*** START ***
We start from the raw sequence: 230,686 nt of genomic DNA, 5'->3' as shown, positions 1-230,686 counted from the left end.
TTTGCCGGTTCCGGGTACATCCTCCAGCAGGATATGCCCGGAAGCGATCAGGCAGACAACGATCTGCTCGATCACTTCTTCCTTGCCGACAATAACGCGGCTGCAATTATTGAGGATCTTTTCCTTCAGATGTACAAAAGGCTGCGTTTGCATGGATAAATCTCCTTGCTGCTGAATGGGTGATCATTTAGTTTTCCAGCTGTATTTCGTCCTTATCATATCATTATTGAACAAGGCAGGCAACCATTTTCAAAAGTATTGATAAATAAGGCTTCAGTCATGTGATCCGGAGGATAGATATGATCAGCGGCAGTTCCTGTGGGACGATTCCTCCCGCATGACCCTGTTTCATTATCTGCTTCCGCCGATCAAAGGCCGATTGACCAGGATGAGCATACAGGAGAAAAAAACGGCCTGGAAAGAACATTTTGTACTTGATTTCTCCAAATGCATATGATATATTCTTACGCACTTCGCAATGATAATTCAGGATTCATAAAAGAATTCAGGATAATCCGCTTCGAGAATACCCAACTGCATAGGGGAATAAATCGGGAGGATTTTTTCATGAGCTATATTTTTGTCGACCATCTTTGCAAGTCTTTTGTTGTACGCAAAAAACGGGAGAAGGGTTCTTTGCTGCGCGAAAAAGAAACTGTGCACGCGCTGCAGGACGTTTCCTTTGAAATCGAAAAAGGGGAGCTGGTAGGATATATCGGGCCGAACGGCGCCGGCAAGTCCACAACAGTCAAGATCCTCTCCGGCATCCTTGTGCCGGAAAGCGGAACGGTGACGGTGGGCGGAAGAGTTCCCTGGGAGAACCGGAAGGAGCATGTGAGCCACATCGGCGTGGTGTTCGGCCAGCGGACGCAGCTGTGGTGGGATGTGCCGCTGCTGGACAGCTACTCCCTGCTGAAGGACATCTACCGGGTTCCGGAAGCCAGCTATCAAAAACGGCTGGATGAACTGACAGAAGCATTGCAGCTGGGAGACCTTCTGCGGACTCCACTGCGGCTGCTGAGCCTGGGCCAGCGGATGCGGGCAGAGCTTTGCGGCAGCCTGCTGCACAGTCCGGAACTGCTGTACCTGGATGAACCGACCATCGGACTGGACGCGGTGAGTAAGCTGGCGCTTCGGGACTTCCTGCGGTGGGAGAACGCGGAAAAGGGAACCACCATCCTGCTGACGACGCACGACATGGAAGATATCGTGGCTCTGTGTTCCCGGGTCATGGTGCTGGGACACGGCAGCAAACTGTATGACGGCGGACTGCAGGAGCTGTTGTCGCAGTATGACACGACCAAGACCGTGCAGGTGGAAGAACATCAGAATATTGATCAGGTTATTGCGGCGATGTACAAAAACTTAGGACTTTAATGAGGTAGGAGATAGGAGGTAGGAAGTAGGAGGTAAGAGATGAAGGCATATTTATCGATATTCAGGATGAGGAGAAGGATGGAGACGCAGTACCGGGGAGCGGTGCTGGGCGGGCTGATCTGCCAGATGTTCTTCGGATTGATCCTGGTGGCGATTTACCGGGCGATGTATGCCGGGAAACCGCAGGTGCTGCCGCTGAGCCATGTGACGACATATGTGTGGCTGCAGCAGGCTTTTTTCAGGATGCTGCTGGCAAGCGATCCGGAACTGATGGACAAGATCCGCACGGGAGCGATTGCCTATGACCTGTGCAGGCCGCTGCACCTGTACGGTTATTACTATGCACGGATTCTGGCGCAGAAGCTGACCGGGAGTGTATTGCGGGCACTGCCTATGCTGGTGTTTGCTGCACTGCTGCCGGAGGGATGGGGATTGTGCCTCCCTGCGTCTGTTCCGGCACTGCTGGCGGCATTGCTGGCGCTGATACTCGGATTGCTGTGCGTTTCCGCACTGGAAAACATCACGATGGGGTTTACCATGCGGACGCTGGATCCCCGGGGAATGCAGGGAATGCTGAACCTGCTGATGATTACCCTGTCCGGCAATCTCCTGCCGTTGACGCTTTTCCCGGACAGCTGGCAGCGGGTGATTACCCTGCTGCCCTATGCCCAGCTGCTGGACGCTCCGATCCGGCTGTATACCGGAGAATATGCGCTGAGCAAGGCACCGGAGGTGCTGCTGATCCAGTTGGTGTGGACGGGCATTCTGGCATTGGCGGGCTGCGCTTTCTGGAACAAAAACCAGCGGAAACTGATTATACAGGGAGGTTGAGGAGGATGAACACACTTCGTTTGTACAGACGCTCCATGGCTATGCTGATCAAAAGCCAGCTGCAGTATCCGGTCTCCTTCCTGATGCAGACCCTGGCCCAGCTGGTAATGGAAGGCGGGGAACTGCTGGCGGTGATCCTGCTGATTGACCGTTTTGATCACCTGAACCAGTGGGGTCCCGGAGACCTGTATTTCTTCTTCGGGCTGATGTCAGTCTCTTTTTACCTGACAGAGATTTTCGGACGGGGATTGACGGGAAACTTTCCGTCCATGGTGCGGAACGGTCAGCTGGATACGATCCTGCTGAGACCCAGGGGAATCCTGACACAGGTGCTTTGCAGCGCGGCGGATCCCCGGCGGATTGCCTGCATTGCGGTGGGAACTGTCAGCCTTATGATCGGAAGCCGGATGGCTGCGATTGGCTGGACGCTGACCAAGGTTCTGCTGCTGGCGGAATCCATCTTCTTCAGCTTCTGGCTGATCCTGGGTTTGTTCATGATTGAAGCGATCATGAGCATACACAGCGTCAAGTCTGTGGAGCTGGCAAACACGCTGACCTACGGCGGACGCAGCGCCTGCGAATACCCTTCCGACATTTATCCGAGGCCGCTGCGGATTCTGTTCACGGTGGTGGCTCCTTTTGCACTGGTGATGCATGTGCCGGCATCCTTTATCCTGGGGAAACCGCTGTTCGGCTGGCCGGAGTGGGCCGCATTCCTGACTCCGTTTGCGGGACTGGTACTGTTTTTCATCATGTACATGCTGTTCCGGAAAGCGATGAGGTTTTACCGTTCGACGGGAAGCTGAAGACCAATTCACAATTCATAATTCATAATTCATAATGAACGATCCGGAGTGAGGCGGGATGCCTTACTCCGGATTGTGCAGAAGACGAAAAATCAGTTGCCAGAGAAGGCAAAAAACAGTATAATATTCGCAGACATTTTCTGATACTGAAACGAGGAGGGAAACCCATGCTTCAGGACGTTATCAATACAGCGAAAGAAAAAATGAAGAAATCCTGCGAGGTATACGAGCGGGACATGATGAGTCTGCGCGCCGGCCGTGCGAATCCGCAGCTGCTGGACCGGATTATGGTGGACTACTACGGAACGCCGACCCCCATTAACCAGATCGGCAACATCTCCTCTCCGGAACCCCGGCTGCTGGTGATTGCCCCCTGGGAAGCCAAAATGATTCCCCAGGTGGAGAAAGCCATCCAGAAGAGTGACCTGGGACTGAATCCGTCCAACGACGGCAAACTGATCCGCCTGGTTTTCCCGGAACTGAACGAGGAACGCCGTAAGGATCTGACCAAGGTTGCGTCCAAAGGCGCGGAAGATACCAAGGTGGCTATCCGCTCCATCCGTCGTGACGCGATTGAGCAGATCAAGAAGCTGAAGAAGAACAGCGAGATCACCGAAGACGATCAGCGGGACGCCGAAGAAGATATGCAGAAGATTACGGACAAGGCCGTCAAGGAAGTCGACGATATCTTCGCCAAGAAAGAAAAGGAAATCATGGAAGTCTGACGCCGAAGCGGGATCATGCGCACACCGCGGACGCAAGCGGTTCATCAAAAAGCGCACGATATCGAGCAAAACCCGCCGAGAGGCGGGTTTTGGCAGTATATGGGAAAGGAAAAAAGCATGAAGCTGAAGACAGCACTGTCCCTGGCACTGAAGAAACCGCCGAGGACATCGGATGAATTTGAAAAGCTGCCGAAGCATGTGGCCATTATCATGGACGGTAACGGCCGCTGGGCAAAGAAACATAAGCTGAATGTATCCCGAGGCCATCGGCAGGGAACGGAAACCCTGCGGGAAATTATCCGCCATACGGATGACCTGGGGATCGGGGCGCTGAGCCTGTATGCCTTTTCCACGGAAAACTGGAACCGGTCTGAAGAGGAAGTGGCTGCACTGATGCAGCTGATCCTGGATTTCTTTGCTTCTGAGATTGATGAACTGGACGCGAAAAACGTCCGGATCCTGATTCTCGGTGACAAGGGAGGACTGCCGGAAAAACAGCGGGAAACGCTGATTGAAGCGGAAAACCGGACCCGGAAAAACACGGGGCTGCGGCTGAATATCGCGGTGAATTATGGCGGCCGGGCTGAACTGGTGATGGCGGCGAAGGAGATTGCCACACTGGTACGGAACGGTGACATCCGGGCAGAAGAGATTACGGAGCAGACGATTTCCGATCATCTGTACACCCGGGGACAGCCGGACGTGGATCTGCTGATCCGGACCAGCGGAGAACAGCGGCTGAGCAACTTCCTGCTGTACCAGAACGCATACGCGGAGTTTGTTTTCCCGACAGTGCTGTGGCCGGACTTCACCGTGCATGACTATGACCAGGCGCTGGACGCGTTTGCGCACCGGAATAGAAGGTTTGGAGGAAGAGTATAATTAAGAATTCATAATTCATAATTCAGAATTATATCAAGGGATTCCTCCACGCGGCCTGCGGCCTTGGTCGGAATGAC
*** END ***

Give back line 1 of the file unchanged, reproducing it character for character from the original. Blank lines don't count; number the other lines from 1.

We start from the raw sequence: 230,686 nt of genomic DNA, 5'->3' as shown, positions 1-230,686 counted from the left end.